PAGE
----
Local Street History: Elizabeth Street

August 25th, 2023 - by Brad Gillespie

Elizabeth Street is one of Sydney's oldest and best-known streets.

It stretches for 8.6 kilometers from Hunter Street in the Sydney CBD past Central Station, then through Surry Hills, Redfern and Waterloo before arriving at its conclusion at the intersection of Joynton Avenue in Zetland.

Early beginnings

Originally known as Mulgrave Street, Governor Macquarie renamed Elizabeth Street in 1810 after his second wife, Elizabeth Henrietta Campbell. Clearly a devoted husband, Mrs Macquarie’s Chair and Campbelltown were also named in her honour.

Elizabeth Street didn’t always run as far as it does today. A map from 1842 of allotments for sale on the Redfern Estate shows it petering out just past Cleveland Street. Forty years later, on 5 August 1882, the Sydney Morning Herald reported on a “request that Elizabeth Street Waterloo might be properly formed, and continued, from Buckland Street to Botany Road”.

Elizabeth Street is present in a 1886-1888 Atlas of the Suburbs of Sydney, where it is shown turning at a slight angle across Bourke Street before finishing at Waterloo Dam and Swamp - a similar location to where it ends today (minus the swamp).

Landmarks on Elizabeth Street

Elizabeth Street traverses it all: commercial and residential areas, churches, parks, train stations (Martin Place, St James, Museum, Central), schools and more. The northern end has landmarks like David Jones and The Great Synagogue, and there’s a great self-guided walking tour you can do of this stretch of the road.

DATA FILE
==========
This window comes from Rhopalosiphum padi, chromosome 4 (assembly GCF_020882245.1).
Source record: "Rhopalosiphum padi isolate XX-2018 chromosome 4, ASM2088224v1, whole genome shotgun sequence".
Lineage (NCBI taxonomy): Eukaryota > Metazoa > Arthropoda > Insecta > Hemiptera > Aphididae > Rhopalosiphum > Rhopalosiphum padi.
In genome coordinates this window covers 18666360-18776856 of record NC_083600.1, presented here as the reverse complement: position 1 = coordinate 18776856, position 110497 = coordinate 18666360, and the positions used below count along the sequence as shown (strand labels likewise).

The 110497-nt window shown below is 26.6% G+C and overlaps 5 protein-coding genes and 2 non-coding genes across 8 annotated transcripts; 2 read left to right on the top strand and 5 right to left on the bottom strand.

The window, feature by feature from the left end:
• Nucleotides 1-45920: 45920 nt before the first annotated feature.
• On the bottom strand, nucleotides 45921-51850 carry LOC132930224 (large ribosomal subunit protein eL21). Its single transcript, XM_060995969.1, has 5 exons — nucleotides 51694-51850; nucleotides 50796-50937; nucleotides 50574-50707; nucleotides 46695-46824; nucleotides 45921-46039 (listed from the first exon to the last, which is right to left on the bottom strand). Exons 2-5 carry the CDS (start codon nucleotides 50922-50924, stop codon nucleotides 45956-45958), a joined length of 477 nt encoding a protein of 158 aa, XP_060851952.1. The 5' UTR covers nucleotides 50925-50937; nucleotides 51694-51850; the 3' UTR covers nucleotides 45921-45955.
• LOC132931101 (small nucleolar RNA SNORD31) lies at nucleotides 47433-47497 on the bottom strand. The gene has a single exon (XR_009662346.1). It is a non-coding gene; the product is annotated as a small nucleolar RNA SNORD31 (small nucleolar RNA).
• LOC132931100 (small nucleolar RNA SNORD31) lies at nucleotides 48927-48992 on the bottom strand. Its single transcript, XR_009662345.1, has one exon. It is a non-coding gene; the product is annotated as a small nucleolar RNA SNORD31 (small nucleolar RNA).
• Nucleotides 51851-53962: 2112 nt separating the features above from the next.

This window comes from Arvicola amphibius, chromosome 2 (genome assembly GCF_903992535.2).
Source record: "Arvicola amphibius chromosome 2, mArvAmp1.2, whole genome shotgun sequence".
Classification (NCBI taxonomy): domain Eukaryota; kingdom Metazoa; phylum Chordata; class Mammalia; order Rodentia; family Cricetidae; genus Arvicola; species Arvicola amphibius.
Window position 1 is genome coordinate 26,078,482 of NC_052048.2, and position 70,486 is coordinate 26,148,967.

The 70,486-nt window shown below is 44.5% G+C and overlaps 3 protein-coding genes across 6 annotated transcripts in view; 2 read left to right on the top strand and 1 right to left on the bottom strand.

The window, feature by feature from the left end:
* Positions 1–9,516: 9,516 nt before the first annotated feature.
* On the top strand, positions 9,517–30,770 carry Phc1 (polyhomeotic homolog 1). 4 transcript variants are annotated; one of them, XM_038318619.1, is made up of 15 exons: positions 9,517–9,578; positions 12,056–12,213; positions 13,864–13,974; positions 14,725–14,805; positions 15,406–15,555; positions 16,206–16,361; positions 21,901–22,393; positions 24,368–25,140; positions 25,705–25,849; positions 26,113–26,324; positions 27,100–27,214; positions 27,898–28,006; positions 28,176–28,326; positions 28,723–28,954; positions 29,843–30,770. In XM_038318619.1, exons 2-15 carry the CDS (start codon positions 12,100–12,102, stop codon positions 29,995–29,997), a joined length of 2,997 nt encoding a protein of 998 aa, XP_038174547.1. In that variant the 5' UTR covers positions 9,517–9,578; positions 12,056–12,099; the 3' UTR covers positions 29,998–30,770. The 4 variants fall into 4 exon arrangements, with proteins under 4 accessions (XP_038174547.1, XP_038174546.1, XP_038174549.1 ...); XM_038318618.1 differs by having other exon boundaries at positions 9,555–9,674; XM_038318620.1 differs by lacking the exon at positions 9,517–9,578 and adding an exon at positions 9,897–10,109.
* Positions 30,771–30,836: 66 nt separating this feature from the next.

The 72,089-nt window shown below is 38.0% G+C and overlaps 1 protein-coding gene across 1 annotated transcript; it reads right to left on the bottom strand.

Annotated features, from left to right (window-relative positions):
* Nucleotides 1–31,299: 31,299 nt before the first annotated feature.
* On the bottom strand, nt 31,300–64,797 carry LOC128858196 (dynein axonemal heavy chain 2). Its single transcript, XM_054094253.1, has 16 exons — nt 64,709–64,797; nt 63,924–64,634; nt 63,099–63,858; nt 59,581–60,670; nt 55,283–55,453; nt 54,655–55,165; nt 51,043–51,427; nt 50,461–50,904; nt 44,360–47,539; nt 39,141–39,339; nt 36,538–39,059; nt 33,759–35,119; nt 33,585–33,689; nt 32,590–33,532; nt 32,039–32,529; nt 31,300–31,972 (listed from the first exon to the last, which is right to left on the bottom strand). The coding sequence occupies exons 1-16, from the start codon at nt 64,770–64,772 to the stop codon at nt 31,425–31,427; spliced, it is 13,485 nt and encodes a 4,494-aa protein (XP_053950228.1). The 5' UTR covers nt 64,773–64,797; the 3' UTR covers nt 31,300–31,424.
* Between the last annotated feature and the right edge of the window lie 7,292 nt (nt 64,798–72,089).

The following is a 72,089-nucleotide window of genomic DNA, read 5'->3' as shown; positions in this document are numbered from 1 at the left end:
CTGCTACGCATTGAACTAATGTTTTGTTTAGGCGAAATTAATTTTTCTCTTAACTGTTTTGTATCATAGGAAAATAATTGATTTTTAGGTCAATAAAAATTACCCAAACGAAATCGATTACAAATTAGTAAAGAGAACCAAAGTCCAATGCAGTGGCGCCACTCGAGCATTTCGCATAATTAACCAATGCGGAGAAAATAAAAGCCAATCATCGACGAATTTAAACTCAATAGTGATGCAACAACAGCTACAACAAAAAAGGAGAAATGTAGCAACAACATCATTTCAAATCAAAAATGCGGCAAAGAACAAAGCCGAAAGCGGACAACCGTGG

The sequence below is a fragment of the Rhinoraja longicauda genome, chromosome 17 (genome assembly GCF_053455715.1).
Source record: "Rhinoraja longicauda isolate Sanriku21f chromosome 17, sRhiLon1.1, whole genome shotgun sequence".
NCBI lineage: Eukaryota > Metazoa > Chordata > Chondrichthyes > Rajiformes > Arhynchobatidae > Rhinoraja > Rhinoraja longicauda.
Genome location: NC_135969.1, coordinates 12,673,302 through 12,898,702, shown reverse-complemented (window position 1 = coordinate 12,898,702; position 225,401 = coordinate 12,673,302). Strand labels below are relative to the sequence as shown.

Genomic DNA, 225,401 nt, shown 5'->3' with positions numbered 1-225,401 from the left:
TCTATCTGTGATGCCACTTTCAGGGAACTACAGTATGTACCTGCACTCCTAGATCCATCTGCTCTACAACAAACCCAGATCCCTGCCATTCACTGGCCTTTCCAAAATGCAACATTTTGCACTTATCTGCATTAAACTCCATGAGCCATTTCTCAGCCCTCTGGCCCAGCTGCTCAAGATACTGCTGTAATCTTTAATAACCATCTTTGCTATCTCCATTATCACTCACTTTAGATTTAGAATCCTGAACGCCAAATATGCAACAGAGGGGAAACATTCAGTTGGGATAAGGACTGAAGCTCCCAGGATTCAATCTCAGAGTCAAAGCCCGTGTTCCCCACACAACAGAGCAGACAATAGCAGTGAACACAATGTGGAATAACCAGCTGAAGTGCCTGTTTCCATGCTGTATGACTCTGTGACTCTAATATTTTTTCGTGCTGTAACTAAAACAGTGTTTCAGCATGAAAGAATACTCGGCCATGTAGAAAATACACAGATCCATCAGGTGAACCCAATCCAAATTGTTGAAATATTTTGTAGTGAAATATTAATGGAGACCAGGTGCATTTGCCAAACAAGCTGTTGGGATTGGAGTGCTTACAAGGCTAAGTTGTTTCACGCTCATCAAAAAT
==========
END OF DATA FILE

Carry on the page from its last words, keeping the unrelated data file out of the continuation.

The southern end also has its share of landmarks, including Redfern Oval, Waterloo Park, Mount Carmel Church and School and historic Waterloo Town Hall (home to Waterloo Library).

A first class investment

The Sydney Morning Herald gives us a glimpse into what Elizabeth Street was like in 1883, with an advertisement for a mortgagee sale of a “first-class investment” comprising eight properties “situated in a first-class neighbourhood, close to Belmore Park, Railway Station, and Haymarket, and … within a few minutes' walk of the centre of the city.”

The properties in the portfolio on offer included:

Number 204 and 206, Elizabeth Street “built of brick on stone foundation, iron roof, containing 4 rooms and kitchen, at present let at 17s and 18s a week each.”

Number 848, a “Butcher’s Shop built of brick, iron roof, containing shop, 2 rooms, kitchen, gas and water laid on, and is at present let at 30s per week.”

Also on offer was a shop and dwelling at Number 350 with a shingle roof, a six roomed weatherboard cottage at number 453, and two, two-roomed cottages with wooden kitchens fronting a lane at the rear of No. 350, alongside a tongue and groove oregon timber house with five rooms fronting the lane at rear of number 304 and 306.

Bubonic Plague strikes 1900s Sydney

In early 1900, The Sydney Morning Herald reported on fears of Bubonic Plague taking hold in the area. The inherent racism of the era was on full display when Alderman Sullivan raised concerns that “the Mayor should direct special attention to the quarters occupied by the Syrians and Indians”. These recent arrivals lived along Elizabeth Street, between Phillip and Redfern Streets, in houses that were allegedly overcrowded. However, Alderman Parkes took exception to the remarks, arguing that the “Syrian quarters were inspected some time ago and found to be clean.”